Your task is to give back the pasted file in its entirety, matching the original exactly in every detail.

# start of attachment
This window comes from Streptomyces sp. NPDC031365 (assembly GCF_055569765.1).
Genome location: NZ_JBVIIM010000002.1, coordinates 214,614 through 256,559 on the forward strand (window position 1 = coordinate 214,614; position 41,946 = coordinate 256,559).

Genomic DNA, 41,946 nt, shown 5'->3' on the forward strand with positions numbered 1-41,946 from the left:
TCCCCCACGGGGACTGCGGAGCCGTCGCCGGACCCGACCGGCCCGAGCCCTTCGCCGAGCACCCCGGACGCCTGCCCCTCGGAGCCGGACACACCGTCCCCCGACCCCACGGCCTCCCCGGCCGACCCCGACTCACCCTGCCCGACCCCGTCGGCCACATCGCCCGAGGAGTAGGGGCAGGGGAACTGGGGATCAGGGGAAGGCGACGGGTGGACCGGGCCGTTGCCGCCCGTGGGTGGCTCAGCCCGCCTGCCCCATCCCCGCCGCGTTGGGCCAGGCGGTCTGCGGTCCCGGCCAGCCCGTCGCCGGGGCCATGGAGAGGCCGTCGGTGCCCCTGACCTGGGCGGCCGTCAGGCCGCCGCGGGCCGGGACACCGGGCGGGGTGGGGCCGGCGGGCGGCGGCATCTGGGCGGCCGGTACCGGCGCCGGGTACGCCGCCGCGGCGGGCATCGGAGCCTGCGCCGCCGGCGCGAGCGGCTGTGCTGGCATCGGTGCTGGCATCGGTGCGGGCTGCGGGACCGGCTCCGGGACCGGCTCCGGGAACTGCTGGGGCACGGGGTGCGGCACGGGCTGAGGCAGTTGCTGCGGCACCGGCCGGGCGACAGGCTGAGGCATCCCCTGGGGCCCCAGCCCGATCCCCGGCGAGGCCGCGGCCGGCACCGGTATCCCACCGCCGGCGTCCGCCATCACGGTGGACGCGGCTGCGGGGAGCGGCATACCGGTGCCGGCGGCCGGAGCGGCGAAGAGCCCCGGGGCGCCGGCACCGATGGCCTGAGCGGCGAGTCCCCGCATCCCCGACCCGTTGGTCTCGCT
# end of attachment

This window comes from Streptomyces sp. NPDC031365 (assembly GCF_055569765.1).
Genome location: NZ_JBVIIM010000002.1, coordinates 214,614 through 256,559 on the forward strand (window position 1 = coordinate 214,614; position 41,946 = coordinate 256,559).

Genomic DNA, 41,946 nt, shown 5'->3' on the forward strand with positions numbered 1-41,946 from the left:
TCCCCCACGGGGACTGCGGAGCCGTCGCCGGACCCGACCGGCCCGAGCCCTTCGCCGAGCACCCCGGACGCCTGCCCCTCGGAGCCGGACACACCGTCCCCCGACCCCACGGCCTCCCCGGCCGACCCCGACTCACCCTGCCCGACCCCGTCGGCCACATCGCCCGAGGAGTAGGGGCAGGGGAACTGGGGATCAGGGGAAGGCGACGGGTGGACCGGGCCGTTGCCGCCCGTGGGTGGCTCAGCCCGCCTGCCCCATCCCCGCCGCGTTGGGCCAGGCGGTCTGCGGTCCCGGCCAGCCCGTCGCCGGGGCCATGGAGAGGCCGTCGGTGCCCCTGACCTGGGCGGCCGTCAGGCCGCCGCGGGCCGGGACACCGGGCGGGGTGGGGCCGGCGGGCGGCGGCATCTGGGCGGCCGGTACCGGCGCCGGGTACGCCGCCGCGGCGGGCATCGGAGCCTGCGCCGCCGGCGCGAGCGGCTGTGCTGGCATCGGTGCTGGCATCGGTGCGGGCTGCGGGACCGGCTCCGGGACCGGCTCCGGGAACTGCTGGGGCACGGGGTGCGGCACGGGCTGAGGCAGTTGCTGCGGCACCGGCCGGGCGACAGGCTGAGGCATCCCCTGGGGCCCCAGCCCGATCCCCGGCGAGGCCGCGGCCGGCACCGGTATCCCACCGCCGGCGTCCGCCATCACGGTGGACGCGGCTGCGGGGAGCGGCATACCGGTGCCGGCGGCCGGAGCGGCGAAGAGCCCCGGGGCGCCGGCACCGATGGCCTGAGCGGCGAGTCCCCGCATCCCCGACCCGTTGGTCTCGCT